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Synthesis of silica materials containing cyclodextrin and their applications in wastewater treatment

  • Nadia Morin-Crini
  • Marc Fourmentin
  • Sophie Fourmentin
  • Giangiacomo Torri
  • Grégorio Crini
Review
  • 149 Downloads

Abstract

Cyclodextrin-functionalized silica networks are advanced adsorbents for environmental applications. Silica-based adsorbents are low-cost and robust inorganic solids having large surface areas, high porosity, and excellent mechanical, physical, and chemical properties. They also possess wide possibilities of functionalization due to the silanol reactivity. Cyclodextrins are natural molecules obtained from the enzymatic degradation of starch. They belong to the family of cage molecules having a hydrophobic cavity that can encapsulate other molecules. Cyclodextrin-functionalized silicas offer generally improved access to the binding sites because cyclodextrins  are located on the external surface of the material. However, an uneven distribution of cyclodextrin molecules is often observed, and these materials have low cyclodextrin loading, which can limit adsorption capacities. Nonetheless, for cyclodextrin-silica hybrid systems prepared through sol–gel or self-assembly process, cyclodextrin molecules are located within the framework of nanoporous silicas and, as a consequence, high cyclodextrin loadings, robust structures and higher surface area are observed. The application of cyclodextrin-based silica materials in solving environmental pollution problems has recently received a lot of attention due to their combined physical and chemical properties, resulting in strong binding affinities toward target chemical substances such as metal ions, dyes, pesticides, and drugs. This review reports the use of cyclodextrin-silica hybrid systems and cyclodextrin-functionalized silica used as adsorbents for the removal of inorganic and organic pollutants from aqueous solutions in solid-phase extraction and adsorption-oriented processes.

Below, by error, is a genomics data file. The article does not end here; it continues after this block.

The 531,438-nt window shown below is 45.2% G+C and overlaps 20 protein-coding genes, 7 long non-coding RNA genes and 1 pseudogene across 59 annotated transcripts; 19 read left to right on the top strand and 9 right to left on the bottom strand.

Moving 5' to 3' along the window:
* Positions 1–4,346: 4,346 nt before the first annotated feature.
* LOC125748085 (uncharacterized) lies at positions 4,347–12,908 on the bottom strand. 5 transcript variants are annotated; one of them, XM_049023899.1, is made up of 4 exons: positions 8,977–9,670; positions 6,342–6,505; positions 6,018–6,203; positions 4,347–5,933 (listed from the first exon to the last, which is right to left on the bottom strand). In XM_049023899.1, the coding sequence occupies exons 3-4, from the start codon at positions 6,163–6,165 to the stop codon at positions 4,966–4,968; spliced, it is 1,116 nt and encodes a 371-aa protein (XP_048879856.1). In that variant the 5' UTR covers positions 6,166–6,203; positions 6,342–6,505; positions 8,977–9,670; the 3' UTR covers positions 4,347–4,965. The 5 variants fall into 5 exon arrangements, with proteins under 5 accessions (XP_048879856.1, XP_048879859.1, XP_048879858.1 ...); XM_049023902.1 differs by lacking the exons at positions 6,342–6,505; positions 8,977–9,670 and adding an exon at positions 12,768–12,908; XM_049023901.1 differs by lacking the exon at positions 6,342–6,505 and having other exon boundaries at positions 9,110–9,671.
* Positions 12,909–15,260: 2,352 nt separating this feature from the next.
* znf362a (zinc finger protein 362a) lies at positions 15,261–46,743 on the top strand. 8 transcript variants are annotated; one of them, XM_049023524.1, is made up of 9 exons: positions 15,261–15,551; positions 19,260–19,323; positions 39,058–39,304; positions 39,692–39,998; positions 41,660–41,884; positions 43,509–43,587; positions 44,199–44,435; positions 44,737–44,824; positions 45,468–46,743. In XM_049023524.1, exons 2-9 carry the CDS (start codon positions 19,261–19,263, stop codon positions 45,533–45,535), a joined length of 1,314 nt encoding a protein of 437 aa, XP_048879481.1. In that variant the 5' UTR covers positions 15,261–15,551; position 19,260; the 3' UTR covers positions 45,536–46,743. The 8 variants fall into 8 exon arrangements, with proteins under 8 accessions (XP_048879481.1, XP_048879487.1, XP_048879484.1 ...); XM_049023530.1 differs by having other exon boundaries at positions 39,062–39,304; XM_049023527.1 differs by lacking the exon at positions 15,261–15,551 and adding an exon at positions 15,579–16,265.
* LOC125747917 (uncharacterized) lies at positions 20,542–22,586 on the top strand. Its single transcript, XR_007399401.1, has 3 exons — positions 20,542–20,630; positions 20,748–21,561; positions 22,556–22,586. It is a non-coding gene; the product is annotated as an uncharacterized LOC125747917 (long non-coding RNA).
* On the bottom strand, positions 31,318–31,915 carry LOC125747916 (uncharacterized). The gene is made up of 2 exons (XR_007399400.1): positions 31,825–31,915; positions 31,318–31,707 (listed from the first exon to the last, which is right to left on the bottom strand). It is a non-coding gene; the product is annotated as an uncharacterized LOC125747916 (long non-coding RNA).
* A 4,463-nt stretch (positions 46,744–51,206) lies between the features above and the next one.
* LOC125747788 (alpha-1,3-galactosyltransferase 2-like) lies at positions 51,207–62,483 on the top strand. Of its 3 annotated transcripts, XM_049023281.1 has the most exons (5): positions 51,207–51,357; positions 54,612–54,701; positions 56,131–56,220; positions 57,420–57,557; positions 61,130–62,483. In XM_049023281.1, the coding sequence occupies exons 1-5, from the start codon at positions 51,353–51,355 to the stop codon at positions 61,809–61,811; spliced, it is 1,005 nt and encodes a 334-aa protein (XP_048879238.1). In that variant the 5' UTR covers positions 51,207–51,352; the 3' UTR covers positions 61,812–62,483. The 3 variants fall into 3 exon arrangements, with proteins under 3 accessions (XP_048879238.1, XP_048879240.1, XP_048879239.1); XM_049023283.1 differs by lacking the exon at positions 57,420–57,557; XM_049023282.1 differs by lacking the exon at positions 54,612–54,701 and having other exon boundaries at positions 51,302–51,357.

Keywords

Silica Cyclodextrin Materials Pollutants Adsorption Filtration 

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Copyright information

© Springer Nature Switzerland AG 2018

Authors and Affiliations

  1. 1.UFR Sciences et Techniques, Laboratoire Chrono-environnement, UMR 6249Université Bourgogne Franche-ComtéBesançon CedexFrance
  2. 2.Laboratoire de Physico-Chimie de l’Atmosphère (LPCA, EA 4493)Université du Littoral Côte d’Opale (ULCO)DunkirkFrance
  3. 3.Unité de Chimie Environnementale et Interactions sur le Vivant (UCEIV, EA 4492)SFR Condorcet FR CNRS 3417, ULCODunkirkFrance
  4. 4.Istituto di Chimica e Biochimica G. RonzoniMilanItaly

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